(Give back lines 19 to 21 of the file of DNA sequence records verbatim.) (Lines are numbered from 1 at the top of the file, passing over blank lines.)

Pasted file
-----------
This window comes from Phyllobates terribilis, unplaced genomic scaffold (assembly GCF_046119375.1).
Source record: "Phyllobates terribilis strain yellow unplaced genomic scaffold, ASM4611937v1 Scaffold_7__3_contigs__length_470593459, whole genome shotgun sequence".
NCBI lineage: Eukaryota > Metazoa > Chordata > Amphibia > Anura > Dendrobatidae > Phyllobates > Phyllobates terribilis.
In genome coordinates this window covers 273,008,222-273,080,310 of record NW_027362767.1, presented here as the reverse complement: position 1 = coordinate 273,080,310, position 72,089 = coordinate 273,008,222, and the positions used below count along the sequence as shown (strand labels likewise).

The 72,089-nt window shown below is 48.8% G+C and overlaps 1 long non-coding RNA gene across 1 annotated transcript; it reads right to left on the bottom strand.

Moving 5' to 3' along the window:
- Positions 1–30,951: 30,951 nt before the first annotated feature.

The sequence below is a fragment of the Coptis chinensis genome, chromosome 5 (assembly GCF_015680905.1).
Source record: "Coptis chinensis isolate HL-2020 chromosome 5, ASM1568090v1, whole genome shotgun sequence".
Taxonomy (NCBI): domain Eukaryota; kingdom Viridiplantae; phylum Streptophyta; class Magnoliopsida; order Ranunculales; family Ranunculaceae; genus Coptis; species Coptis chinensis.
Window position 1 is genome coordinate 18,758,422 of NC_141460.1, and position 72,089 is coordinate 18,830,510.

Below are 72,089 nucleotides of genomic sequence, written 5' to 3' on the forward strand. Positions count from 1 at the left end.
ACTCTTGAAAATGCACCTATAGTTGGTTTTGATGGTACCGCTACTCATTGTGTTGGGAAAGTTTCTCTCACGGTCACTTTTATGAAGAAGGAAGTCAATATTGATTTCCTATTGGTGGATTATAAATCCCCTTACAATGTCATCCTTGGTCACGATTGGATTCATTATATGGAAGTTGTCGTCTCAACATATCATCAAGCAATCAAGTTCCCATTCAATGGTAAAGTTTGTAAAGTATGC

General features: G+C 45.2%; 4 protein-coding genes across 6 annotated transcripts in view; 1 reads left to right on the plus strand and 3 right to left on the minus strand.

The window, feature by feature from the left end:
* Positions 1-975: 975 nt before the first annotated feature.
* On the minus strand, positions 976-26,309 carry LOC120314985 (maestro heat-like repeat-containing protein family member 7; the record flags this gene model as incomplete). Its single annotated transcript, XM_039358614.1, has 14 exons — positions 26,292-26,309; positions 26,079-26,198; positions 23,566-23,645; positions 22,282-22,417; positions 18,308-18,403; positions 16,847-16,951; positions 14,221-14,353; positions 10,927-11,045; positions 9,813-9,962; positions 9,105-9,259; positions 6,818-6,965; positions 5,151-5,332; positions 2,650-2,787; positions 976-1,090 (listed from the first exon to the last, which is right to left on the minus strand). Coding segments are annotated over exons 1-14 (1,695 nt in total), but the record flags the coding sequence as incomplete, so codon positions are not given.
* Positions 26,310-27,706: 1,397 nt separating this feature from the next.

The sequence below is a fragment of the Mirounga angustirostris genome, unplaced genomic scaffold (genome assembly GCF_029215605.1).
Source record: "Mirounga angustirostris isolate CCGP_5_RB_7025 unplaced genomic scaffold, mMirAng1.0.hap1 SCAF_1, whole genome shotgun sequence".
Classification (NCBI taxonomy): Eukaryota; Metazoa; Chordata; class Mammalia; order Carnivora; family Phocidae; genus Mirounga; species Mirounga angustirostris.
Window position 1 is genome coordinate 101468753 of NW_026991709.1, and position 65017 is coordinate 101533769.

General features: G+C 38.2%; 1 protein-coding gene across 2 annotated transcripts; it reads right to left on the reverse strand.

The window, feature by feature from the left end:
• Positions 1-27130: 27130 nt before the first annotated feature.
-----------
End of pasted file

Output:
The sequence below is a fragment of the Mirounga angustirostris genome, unplaced genomic scaffold (genome assembly GCF_029215605.1).
Source record: "Mirounga angustirostris isolate CCGP_5_RB_7025 unplaced genomic scaffold, mMirAng1.0.hap1 SCAF_1, whole genome shotgun sequence".
Classification (NCBI taxonomy): Eukaryota; Metazoa; Chordata; class Mammalia; order Carnivora; family Phocidae; genus Mirounga; species Mirounga angustirostris.